The Eternity Clock was to be different though; the press releases told me so… and that’s exactly where I should have realised that something was terribly, terribly wrong.
The Eternity Clock has some great and time-tested ideas at its heart; a side-scrolling platformer with enemies to avoid, puzzles to solve and fun to be had. The first few moments are fun; the Doctor arrives inside the Bank of England’s vault and must make his way out, but it quickly becomes apparent that this game is a shallow, frustrating and often uncontrollable affair with very little creative effort put into its design.
The button controls dont’ behave quite like you’d want them to; your action button and jump button are the wrong way round compared to a lot of games and, honestly, they often just dont’ react when you press them. An attempt to jump and grab River’s hand doesn’t do anything; which is a real pain in the unmentionables when you’re trying to beat a hoard of Cybermen to some unmentioned goal. As you run off ahead and wait to give her a leg up, she dawdles for a few seconds and then either runs or simple walks to your side; there seems to be nothing that controls which she should be doing, despite the aforementioned chase and the urgency it should require.
The side-scrolling is very reminiscent of the recent Tintin game; lots of crawling and ducking and avoiding bad guys, and ont he odd chance you can play as River Song (why not let me switch characters when I want to?) you can grab your bad guys and stun them with a good old dose of hallucinogenic lipstick. Tintin was pleasant enough, but very boring, even for younger players; its repetitive and unimaginative level design was a huge let down, and one that prompted a quick resale via Amazon. The Eternity Clock is worse though, and for several reasons. It’s initially very charming, but after a few seconds that charm fades into frustration and obvious repetition. The collectibles (pages from River’s diary and hats for the Doctor) are a great idea, but you can’t do anything with them; why give the Doctor fancy hats to collect, let him comment on them, and then not let him actually *wear* them? Plus the clunky controls, very dodgy AI for River and the other guards, laughably ineffective cover system for hiding from enemies… the list goes on.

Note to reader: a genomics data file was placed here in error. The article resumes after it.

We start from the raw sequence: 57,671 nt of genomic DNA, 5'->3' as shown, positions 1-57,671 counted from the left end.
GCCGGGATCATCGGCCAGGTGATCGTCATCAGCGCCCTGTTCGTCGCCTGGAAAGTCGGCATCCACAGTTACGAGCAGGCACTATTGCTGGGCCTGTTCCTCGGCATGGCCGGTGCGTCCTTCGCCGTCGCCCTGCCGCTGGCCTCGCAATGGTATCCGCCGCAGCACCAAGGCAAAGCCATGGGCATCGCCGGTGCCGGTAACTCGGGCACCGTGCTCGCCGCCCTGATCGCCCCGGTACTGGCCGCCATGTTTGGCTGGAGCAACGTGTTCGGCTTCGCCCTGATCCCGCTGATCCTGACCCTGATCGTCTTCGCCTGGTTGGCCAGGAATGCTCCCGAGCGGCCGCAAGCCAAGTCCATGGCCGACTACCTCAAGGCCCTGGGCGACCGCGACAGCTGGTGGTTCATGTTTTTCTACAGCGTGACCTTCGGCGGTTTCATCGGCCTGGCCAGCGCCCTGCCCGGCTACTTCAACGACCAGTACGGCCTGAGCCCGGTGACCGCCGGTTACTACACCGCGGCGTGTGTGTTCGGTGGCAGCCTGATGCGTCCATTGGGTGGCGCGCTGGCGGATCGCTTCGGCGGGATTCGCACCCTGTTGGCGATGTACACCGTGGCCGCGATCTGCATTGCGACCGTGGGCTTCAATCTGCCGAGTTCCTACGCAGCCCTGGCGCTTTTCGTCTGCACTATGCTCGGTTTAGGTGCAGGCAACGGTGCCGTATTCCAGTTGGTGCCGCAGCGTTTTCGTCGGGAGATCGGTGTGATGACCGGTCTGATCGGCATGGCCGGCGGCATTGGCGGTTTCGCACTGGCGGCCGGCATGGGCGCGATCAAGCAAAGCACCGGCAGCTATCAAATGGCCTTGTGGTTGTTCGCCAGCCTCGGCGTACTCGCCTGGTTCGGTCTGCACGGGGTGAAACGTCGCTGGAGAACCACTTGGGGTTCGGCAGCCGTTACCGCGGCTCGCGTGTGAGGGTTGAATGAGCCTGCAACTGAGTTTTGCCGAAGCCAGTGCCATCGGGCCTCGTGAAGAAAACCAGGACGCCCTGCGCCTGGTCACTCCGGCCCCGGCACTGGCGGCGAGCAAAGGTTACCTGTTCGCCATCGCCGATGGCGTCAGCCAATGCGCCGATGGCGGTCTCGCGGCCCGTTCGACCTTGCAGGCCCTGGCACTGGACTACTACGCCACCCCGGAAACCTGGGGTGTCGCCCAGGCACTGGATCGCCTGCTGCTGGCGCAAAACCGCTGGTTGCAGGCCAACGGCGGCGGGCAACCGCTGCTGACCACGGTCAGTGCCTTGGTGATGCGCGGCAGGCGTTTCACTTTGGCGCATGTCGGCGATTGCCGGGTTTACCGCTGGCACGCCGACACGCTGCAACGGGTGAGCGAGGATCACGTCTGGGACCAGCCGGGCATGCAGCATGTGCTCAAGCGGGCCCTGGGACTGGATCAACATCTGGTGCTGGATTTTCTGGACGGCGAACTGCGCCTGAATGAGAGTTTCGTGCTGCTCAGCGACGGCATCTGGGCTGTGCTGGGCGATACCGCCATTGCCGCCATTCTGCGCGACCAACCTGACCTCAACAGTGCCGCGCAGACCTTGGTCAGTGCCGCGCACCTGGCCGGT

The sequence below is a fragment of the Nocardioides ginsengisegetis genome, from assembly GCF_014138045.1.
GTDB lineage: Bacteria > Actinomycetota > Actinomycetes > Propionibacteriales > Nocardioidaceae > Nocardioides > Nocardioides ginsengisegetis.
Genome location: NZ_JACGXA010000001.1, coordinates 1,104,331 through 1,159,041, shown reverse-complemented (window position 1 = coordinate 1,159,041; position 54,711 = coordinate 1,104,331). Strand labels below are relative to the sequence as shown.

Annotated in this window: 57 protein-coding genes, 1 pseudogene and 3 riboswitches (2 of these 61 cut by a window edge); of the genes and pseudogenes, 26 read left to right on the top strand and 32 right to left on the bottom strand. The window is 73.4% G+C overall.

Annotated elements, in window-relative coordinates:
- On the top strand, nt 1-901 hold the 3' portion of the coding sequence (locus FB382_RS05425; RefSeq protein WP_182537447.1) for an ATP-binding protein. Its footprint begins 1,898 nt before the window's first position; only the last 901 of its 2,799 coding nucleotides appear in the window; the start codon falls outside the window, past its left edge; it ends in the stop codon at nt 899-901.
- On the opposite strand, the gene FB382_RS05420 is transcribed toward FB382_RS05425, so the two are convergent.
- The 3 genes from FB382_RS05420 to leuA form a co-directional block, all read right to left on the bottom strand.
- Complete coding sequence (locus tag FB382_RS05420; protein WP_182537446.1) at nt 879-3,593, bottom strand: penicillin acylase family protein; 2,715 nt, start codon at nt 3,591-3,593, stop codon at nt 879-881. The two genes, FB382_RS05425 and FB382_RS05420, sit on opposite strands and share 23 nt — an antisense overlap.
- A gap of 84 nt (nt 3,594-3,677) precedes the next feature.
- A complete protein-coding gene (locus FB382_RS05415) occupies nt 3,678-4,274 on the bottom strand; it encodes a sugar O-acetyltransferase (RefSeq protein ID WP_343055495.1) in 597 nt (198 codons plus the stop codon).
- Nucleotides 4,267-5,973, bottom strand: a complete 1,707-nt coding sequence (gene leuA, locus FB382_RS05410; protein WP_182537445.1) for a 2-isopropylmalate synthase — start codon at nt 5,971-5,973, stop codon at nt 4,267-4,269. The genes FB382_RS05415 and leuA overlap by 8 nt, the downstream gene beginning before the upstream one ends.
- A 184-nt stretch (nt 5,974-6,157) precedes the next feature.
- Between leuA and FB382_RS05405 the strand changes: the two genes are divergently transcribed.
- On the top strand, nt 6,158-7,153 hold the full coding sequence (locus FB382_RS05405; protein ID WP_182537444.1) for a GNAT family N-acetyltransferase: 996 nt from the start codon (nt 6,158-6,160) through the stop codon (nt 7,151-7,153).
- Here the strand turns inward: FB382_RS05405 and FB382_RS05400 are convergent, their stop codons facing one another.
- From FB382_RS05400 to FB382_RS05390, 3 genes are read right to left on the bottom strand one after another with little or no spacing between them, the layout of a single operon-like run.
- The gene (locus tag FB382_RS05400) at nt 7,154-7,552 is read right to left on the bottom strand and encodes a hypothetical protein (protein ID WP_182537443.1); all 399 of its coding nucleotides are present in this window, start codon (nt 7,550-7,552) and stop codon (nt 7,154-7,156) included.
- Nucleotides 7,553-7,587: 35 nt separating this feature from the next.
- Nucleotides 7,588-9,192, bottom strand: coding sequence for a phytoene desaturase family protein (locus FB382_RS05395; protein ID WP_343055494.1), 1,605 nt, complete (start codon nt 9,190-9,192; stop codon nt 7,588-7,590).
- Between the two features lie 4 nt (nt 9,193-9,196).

How could something with so much promise turn out to be so awful? How could the BBC trust the development of a game of one of their hottest and most profitable programmes to a company with such a small portfolio? How did this product ever get past the keen eyes of development managers at BBC Worldwide? Why did I chose a digital download version that I can’t resell?
These answers add up to a cliff hanger that won’t ever be answered by me… but I’m sure you can guess the answers.
A waste of time and money; full of glitches, frustration and repetition, devoid of the magic of the series. To be avoided.